Senator Dean Heller’s position on health care reform—he’s against it after having been for it while he was against it—has become a contortionist act worthy of the Circus Circus big top or Absinthe tent. But the Republicans’ recent display of legislative incompetence also brings to mind Harry Reid and Ralph Roske.
Now, let’s get the conflicts out of the way: Reid’s name will be on an endowed chair in the UNLV history department, where I work and Roske was my adviser at UNLV. But they are important to discuss because they teach us something about what happened.
Republicans spent seven years declaring the Affordable Care Act awful because it was a job killer (it wasn’t), it would ruin private enterprise (it didn’t) and it would kill your grandmother (she’s more likely to die sooner without it). It needed to be replaced, they said. But in all that time they never figured out what to replace it with or how to do so.
Reid understood, in ways McConnell doesn’t or won’t, that each senator represents a state with its own unique views and constituencies.
Senate majority leader Mitch McConnell decided to force through a bill, whether to prove he’s a genius or because his wife is transportation secretary and her boss made it clear that there needed to be a bill, who knows. It turned into a circus that demonstrated—whatever your view of Obamacare, its supporters and its opponents—that McConnell couldn’t lead a one-man parade down a one-way street.
Reid spent more than a decade as Senate Democratic leader. His longtime aide Adam Jentleson made the point that Reid’s caucus never surprised him in the way that McConnell’s just did. Perhaps it has something to do with McConnell gathering a bunch of fellow old white guys to write a bill in secret and simply emailing orders to the other senators. Reid actually talked with the people involved.
Also, while McConnell only had to get to 50 and couldn’t, Reid needed all 60 members of his caucus to pass Obamacare (among other things) and he got them. Critics attacked the deals he made—McConnell was one of those critics—then negotiated and threatened both left and right to win votes for his bill. In the end, he lacked them, but went ahead.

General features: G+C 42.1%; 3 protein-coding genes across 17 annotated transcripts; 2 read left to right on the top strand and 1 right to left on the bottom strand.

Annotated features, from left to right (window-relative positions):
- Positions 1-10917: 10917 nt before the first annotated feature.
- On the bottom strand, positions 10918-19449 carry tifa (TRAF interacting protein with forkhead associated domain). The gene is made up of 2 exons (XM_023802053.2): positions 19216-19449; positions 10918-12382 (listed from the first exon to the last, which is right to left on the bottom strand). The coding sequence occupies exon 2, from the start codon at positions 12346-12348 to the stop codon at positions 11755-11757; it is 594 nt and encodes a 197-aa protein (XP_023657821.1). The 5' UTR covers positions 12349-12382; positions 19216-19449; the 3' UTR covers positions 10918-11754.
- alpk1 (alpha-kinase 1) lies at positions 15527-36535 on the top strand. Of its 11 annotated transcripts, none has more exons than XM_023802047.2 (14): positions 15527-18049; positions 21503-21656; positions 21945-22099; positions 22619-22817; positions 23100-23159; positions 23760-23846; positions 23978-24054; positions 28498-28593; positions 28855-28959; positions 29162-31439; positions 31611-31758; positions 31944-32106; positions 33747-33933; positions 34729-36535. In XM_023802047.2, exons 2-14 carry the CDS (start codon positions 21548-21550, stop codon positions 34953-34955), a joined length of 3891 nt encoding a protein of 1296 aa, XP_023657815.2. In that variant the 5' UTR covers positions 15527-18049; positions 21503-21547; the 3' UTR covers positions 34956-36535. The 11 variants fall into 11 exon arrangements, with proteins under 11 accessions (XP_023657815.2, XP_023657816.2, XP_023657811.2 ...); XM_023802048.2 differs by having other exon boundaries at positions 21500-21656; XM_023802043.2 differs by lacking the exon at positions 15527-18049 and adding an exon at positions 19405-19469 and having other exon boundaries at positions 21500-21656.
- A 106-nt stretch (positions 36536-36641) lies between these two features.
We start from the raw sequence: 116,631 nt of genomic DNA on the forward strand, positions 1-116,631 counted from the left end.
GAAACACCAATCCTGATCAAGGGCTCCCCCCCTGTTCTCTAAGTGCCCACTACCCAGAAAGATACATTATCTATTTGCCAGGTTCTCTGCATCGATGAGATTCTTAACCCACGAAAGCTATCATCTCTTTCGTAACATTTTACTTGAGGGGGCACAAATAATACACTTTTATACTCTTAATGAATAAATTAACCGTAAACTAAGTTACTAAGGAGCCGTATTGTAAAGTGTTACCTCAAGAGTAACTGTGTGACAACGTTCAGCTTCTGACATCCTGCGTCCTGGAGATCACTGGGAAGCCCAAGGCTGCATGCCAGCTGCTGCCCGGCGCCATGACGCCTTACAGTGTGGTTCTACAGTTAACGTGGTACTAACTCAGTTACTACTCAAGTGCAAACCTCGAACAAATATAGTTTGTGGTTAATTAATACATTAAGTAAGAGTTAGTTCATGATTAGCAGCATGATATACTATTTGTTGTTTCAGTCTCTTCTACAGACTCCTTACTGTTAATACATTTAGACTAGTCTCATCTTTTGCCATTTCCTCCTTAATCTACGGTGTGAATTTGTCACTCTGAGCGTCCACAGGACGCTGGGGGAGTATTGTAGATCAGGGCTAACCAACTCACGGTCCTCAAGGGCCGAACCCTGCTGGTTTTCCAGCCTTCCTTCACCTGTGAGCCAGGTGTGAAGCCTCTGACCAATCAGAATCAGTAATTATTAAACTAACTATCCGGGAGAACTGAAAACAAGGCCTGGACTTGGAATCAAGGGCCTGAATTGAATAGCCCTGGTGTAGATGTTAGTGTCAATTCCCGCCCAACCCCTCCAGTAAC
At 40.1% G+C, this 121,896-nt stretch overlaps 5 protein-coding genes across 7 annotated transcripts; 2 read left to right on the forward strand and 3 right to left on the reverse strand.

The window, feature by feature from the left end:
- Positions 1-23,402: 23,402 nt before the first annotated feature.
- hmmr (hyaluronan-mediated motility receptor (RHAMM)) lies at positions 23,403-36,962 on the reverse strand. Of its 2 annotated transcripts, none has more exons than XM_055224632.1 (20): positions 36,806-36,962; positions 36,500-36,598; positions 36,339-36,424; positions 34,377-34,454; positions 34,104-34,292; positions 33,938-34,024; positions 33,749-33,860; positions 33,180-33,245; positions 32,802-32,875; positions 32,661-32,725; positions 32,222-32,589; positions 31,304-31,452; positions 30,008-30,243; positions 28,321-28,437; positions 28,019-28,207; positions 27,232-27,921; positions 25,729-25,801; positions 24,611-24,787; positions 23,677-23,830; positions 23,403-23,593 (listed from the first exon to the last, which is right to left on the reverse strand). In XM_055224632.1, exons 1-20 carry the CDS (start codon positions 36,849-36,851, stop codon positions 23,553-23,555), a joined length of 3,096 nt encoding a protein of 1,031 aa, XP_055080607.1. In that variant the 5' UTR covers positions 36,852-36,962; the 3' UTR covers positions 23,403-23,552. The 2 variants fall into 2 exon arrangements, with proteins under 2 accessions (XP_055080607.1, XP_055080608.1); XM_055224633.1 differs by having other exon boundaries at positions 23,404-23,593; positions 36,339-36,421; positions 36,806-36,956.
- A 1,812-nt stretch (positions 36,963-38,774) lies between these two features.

Republicans have long attacked Reid as both an evil genius and an incompetent boob. Of course, those claims can be compatible—you can be smart about some things and dumb about others—but they seemed to think he was a terrible Senate leader. That’s backwards: They hated him because he was so successful, and McConnell’s incompetence just brought that into even sharper relief.
All that mattered to McConnell was passing a bill, any bill.
All that mattered to McConnell was passing a bill, any bill. That was bad for him and members of his caucus, including Heller, whose indecision will cost him dearly. Republicans can’t trust Heller, and northern Democrats who might have voted for him out of regional chauvinism can see through him. Reid understood, in ways McConnell doesn’t or won’t, that each senator represents a state with its own unique views and constituencies.
Roske taught that lesson, and wrote about it. In 1956, John F. Kennedy published Profiles in Courage and included the story of Senator Edmund Ross of Kansas, who claimed to have “looked down into my open grave” and buried his political career by voting to acquit President Andrew Johnson of impeachment charges in 1868. Roske was writing the biography of Lyman Trumbull of Illinois, another of the seven Republican senators who voted to acquit Johnson.
Roske knew Ross was exaggerating. He published an article, “The Seven Martyrs?” in The American Historical Review, the Holy Grail in my field. Roske argued—correctly—that the claims their votes on Johnson destroyed those Republicans’ careers were wrong. None of them were reelected, true, but for different reasons—health problems, changes in politics, other issues in their home states.
It isn’t hard to guess that if Collins or Murkowski had folded, Graham or Johnson would have cast the needed vote, and they would have become the newest martyrs.
In addition, Roske used to say in class that if any of the seven had switched, another Republican would have replaced him. Although some Republicans wanted Johnson removed from office, many feared the fallout from that removal, from the effects on the president’s powers and the impending presidential election to possible changes in fiscal policy.
John McCain became heroic in some quarters—mostly Democratic—for voting against a wildly unpopular measure that made no sense. Obviously, fellow Republicans Susan Collins and Lisa Murkowski faced more criticism and threats beforehand, and it’s hard to keep from pointing out that two women did the heavy lifting and a man got the credit (so hard that here I am pointing it out).
But McCain, Lindsey Graham of South Carolina and Ron Johnson of Wisconsin all had been critical of the process in a joint press conference. It isn’t hard to guess that if Collins or Murkowski had folded, Graham or Johnson would have cast the needed vote, and they would have become the newest martyrs.
We don’t know that, of course. McConnell clearly didn’t and should have. Reid certainly would have.